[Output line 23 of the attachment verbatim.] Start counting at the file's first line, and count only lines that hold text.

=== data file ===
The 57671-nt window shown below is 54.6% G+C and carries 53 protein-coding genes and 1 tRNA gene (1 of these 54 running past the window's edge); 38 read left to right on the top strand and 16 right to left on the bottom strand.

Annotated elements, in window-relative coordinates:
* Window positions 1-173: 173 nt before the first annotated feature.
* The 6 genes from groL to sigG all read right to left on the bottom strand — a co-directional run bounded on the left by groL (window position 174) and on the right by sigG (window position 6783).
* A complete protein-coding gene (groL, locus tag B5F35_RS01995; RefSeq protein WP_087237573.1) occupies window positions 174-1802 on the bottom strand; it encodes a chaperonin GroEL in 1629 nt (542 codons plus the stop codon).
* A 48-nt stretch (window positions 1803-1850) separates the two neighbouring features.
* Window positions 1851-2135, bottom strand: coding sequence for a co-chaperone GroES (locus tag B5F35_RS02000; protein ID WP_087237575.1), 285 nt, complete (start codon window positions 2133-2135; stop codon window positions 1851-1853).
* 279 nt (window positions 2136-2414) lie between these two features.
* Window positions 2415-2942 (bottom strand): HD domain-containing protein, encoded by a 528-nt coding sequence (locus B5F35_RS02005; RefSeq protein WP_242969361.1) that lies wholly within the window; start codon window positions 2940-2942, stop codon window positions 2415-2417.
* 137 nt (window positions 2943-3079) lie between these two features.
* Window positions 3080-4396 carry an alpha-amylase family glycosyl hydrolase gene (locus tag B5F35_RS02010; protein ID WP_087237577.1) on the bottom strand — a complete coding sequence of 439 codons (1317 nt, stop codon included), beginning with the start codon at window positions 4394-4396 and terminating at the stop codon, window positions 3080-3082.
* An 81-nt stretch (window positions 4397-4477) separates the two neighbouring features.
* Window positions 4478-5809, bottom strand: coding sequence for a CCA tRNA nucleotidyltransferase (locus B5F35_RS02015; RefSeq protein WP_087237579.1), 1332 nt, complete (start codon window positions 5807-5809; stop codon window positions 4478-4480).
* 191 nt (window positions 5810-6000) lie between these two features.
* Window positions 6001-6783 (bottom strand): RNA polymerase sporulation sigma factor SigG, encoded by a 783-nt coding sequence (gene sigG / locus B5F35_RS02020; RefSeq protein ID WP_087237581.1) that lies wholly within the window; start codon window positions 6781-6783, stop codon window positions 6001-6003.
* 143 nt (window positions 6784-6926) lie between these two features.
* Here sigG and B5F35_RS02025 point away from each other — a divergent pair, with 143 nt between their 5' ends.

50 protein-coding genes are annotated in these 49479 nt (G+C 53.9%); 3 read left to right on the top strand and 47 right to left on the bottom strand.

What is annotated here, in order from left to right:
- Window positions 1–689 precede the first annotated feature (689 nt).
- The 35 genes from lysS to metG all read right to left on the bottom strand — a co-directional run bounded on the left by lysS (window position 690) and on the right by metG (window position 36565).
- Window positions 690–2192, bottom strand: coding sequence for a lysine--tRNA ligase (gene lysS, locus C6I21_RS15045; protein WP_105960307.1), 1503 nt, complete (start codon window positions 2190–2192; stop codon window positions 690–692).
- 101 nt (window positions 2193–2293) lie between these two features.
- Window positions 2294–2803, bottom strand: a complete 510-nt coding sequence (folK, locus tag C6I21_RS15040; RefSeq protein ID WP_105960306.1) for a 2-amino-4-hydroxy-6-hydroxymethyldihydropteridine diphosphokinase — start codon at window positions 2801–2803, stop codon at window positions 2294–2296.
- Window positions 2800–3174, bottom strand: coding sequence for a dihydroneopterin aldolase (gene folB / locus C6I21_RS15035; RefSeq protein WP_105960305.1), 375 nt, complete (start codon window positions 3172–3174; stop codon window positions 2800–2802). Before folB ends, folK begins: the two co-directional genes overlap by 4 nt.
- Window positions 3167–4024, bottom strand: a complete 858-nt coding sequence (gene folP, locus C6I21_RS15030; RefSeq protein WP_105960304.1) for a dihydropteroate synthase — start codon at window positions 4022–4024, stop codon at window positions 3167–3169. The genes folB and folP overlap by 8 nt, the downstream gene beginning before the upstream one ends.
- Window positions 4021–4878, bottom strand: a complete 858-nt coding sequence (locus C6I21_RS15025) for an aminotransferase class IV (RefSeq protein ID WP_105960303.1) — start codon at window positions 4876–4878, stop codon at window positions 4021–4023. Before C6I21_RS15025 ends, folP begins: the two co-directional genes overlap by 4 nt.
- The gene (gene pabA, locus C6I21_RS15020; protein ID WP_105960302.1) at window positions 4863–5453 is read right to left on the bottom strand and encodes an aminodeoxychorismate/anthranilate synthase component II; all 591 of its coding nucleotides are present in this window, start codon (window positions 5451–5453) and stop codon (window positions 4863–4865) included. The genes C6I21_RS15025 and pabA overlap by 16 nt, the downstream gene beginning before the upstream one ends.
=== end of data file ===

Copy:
- 101 nt (window positions 2193–2293) lie between these two features.